In the quest for a beautiful body, many go-getters do strenuous gym sessions before work and return late in the evening for more. Dietitian Karen Protheroe has noticed a trend among these people to catch colds and flu more often than others.
Research into the effects of exercise on the immune system started in the early 1900s when coaches noticed that Olympic athletes were more prone to infection. Immunologist Dr Paula Robson says 45 minutes of exercise four times a week is healthy, but anything over an hour a day could make a person more vulnerable to illness, particularly if they are not eating properly, are stressed and are not getting enough rest. Dr Robson’s studies show that the immune system is suppressed and most vulnerable to illness for 24 hours after a three-hour bout of exercise. Professor Tim Noakes of Cape Town’s Sports Science Institute says, "The people at highest risk are those who get up at 4am to train hard, then do a full day of work." He confirms, however, that the right amount of exercise has a positive effect on the immune system. This is why people with HIV/Aids are encouraged to follow moderate exercise programmes.
Maintaining a balance
Personal trainer James Home says don’t train every day. Rest for a day or two in the week and listen to your body for signs that it is not coping, such as lethargy and mood swings. Taking supplements provides the body with extra resources but will not be as effective if you eat incorrectly or live under excessive stress. Don’t start taking supplements when you are ill, they should be part of a daily personal maintenance programme. In most cases a nutritional supplement will take up to 12 weeks to have real or visible effects.
Many plants and herbs can gear up the body to prevent illness. However University of Cape Town immunologist Professor Paul Potter warns that, although most supplements do no harm, there are no scientific studies to prove that they work for everyone. He recommends taking them for a short while to assess whether or not they are helping you as an individual. Dietitian Claire McMahon says no plant extract is a complete supplement and recommends they are taken in conjunction with a balanced diet and a good multivitamin. "Vitamins and minerals work together, like a rugby team, to leave out some vitamins or minerals is like expecting a hooker and prop to play a game alone," she says. She advises that you check with your doctor before taking these supplements, particularly if you’re pregnant or on medication.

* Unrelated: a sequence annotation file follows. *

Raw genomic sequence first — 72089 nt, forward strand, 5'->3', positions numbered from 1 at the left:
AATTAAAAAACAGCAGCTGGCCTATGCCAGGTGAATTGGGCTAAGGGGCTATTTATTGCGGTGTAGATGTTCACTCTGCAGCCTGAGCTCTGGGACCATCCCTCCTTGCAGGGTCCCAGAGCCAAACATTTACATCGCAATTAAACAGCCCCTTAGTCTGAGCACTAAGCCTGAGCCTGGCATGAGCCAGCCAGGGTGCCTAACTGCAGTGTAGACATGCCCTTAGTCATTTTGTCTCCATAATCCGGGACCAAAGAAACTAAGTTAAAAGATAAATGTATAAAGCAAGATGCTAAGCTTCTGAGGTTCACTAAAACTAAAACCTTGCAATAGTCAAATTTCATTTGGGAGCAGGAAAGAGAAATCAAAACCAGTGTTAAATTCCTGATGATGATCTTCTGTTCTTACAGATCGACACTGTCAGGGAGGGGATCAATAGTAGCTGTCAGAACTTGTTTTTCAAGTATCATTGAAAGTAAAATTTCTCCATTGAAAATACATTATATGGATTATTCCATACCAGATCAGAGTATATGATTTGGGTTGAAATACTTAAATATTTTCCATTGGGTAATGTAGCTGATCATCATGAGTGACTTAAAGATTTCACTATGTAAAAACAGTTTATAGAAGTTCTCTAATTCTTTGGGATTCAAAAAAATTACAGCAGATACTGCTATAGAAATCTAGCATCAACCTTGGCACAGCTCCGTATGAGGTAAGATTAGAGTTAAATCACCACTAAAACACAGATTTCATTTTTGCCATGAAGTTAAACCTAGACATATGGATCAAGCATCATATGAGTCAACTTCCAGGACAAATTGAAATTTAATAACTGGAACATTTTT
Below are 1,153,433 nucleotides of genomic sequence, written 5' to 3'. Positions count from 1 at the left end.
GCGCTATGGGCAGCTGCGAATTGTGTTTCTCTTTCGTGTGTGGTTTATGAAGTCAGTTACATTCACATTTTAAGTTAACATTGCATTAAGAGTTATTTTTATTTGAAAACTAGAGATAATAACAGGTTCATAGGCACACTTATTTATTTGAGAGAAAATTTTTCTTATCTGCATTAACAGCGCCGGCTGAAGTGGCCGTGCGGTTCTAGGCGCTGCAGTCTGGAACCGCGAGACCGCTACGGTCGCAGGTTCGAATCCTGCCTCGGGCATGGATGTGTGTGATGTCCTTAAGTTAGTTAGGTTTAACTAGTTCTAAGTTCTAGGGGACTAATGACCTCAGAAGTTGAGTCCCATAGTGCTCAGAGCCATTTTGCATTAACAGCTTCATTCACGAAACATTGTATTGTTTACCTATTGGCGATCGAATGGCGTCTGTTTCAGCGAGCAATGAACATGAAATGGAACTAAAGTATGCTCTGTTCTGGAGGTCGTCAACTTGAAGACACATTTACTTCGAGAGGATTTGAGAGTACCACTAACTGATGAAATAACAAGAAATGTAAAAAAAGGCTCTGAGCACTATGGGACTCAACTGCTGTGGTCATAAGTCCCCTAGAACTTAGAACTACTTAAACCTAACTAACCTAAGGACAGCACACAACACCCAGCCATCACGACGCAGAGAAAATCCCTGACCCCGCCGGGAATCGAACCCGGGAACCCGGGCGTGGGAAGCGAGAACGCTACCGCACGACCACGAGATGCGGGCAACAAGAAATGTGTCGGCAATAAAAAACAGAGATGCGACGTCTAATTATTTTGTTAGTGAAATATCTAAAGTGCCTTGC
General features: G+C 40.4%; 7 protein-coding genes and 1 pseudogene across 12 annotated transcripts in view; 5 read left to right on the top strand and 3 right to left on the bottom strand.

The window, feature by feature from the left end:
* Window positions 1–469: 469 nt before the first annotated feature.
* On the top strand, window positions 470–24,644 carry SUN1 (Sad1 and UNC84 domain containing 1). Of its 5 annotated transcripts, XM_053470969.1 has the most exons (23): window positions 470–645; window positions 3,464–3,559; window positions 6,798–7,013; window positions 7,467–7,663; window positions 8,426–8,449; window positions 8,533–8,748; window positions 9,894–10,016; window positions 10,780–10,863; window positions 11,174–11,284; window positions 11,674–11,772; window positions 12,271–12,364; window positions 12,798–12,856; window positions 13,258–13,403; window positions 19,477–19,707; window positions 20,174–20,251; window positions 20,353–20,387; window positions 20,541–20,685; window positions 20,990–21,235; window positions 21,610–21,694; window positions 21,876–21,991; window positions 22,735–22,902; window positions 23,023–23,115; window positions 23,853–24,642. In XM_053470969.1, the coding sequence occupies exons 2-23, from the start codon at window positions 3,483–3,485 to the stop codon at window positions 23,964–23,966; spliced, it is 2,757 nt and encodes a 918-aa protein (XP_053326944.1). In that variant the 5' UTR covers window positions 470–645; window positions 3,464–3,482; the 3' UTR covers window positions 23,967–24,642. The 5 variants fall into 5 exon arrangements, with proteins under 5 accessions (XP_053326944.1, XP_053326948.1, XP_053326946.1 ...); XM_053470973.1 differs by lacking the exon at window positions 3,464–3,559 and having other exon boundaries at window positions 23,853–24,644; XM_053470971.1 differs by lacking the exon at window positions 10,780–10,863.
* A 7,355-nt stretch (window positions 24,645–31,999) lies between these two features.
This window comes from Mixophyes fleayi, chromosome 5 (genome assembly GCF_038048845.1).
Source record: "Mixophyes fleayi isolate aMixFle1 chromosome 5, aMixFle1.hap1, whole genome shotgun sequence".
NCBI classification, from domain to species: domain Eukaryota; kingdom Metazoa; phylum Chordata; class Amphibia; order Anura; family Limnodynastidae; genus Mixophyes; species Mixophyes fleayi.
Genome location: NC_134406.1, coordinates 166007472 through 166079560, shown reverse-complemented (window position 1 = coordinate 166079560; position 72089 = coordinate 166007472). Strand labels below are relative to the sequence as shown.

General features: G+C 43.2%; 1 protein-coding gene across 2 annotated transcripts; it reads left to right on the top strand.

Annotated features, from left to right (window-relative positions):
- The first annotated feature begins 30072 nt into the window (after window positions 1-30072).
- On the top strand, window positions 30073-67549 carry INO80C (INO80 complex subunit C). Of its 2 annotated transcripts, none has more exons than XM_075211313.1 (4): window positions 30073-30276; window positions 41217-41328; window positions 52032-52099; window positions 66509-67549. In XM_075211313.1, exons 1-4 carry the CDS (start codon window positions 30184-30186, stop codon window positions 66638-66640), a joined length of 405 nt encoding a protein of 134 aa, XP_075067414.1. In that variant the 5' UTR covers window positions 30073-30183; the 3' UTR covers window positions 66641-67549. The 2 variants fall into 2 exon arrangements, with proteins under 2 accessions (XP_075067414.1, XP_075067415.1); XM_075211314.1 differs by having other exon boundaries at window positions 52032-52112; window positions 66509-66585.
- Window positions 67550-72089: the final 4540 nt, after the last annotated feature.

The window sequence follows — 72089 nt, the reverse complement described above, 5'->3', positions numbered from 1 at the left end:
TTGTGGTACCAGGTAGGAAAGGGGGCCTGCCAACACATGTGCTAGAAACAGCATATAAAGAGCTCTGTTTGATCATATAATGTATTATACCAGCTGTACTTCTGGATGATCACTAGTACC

Supplements marketed as immune boosters should not be taken during chemotherapy because they would work against the benefits of the drugs. However, taking supplements once the chemotherapy is over could be useful. Supplements from plant extracts include:
Spirulina: A whole food that has all the enzymes, vitamins and minerals that feed and strengthen the body. Barley grass: Made from the dried juice of young barley plants and said to contain a vast number of amino acids, enzymes, antioxidants, vitamins and minerals that cleanse and balance.
Potato plant extract: Contains sterols and sterolins that help the body fight disease. Claims have been made that it helps HIV patients in particular.
Enchinacea: Stimulates white blood cells to identify, attach to and destroy foreign organisms.
Ginseng: enhances mental and physical capabilities in cases of weakness, exhaustion and during convalescence.
Chinese remedies are becoming increasingly popular. They are best taken as a preventative measure or after illness, for short periods. Do not take them when you have a cold or flu because the herbs can aggravate the condition, say manufacturers. Ask expert opinion about a remedy before taking it. Then monitor its effects. Sunshine booster Healthy exposure to ultraviolet radiation in sunlight helps the body produce vitamin D. However, too much sunning oneself in the UV rays can actually suppress the immune system. Eat your way to immunity Deficiencies of iron, zinc and vitamin A can weaken the immune system. Trials in elderly patients have shown that vitamin E can actually ‘switch’ an immune system back on. Remember that mega-doses of anything can be harmful and even reduce immunity.
Other disease fighters
Carotenoids (in yellow, orange and red fruit and vegetables), act as antioxidants that kill invaders.
Vitamin B6 (in nuts, spinach and potatoes) promotes the production of white blood cells. Folates (in pulses and lettuce) also increase white blood cell activity.
Vitamin C (in fruit and vegetables) is a powerful antioxidant and raises the level of immunoglobulin, an antibody against bacteria and viruses.
Vitamin E (in wheatgerm, whole grains and vegetable oil) stimulates immune responses.
Selenium (in tuna, eggs, wholemeal breads) is another antioxidant that attacks invading bacteria.
Zinc (in seafood and eggs) promotes healing and is a defence against the common cold. Garlic is a natural antiobiotic and antioxidant. Cook with it or take it as a supplement.